Rubin "Hurricane" Carter, the middleweight boxer whose wrongful triple-murder conviction inspired a film starring Denzel Washington and a song by Bob Dylan, died in Toronto on Sunday. He was 76.
Carter, who died of complications from prostate cancer, had a difficult upbringing in New Jersey and served stints in prison for assault and robbery before channeling himself into boxing. In 1963, the Ring magazine listed him as one of its top 10 middleweight contenders of the year.
Three years later, his fortunes changed drastically after he and his friend John Artis were pulled over by police looking for the perpetrators of a triple homicide at the Lafayette Bar and Grill in Paterson, N.J. The victims were white; witnesses said they saw two black men flee the scene in a white car with out-of-state license plates.
Carter was convicted twice (in 1967 and 1976) by all-white juries. He spent 19 years behind bars and became a cause celebre for legal injustice and racial inequality. The profile of his plight skyrocketed in 1975 with the release of Bob Dylan's song "Hurricane."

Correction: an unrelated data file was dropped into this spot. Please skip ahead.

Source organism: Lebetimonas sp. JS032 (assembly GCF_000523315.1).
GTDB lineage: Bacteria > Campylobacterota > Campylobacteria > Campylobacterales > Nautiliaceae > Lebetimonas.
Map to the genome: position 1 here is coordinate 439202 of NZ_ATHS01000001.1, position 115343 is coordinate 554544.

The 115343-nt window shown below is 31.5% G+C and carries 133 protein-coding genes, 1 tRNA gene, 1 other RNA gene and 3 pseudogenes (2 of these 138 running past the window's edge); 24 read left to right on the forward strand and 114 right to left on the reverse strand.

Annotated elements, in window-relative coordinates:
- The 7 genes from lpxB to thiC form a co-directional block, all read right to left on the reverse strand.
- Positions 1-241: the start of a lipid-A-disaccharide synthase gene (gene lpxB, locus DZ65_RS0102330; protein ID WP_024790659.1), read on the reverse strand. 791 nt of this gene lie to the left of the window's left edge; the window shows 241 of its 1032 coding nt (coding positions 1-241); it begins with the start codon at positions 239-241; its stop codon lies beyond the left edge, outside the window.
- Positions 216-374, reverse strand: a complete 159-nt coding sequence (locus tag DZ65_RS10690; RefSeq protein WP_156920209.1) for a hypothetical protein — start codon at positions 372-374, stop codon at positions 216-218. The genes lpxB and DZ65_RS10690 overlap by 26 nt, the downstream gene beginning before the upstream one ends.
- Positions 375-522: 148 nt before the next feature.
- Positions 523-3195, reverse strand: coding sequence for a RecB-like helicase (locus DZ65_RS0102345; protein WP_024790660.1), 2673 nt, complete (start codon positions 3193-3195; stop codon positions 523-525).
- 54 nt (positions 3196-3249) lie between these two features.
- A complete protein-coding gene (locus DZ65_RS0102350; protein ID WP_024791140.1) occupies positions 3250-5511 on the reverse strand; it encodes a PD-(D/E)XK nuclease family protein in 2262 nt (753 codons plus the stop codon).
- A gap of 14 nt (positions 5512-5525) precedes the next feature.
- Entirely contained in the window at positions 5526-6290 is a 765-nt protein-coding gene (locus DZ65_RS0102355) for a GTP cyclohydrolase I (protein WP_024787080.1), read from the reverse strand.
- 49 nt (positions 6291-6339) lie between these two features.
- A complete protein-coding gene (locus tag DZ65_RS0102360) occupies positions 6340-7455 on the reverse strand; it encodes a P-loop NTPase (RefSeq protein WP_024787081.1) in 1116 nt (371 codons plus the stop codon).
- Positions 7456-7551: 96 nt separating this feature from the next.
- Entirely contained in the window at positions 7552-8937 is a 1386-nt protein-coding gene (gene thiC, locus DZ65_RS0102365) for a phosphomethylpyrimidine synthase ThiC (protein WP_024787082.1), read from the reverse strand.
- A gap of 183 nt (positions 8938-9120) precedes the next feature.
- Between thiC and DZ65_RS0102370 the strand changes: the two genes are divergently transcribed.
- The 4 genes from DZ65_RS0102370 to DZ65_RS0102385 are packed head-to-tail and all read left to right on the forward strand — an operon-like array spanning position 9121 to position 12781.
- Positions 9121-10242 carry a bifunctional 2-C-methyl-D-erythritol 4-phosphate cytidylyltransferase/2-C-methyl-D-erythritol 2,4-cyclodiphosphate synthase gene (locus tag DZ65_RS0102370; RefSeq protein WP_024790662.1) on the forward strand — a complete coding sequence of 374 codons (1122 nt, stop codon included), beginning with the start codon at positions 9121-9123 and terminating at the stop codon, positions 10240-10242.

Here comes the story of the Hurricane
The man the authorities came to blame
For something that he never done
Put him in a prison cell but one time he could-a been
The champion of the world.
Dylan played the powerful tune -- what many consider to be his last great protest song -- during nearly every concert of that year's sold-out Rolling Thunder tour, but Carter was still re-convicted the following year.
Carter's conviction was set aside in November 1985, when he was 48, by a federal judge, who ruled that Carter and Artis did not receive fair trials and released them.
He went on to become the first executive director of the Assn. for the Defense of the Wrongly Convicted.
Carter's story got new life in 1999 with the release of the Norman Jewison film "Hurricane," for which actor Denzel Washington received an Academy Award nomination for his portrayal of Carter.
The film was highly controversial, with detractors saying that it took major liberties with the truth. The film glossed over some of the more unpleasant aspects of Carter's life, they said, and created a cliched parable of racism based on the actions of one cop rather than focusing on the more difficult subject of racism endemic in the justice system.
The fact that the critically acclaimed film landed only one Oscar nomination fueled the controversy. Supporters of the film said the unnecessary protests hindered the movie's shot at more nominations.
Nonetheless, Carter was thrilled by the film and Washington's portrayal of him.
"God bless Rubin Carter and his tireless fight to ensure justice for all," Washington said in a statement to CNN on Sunday.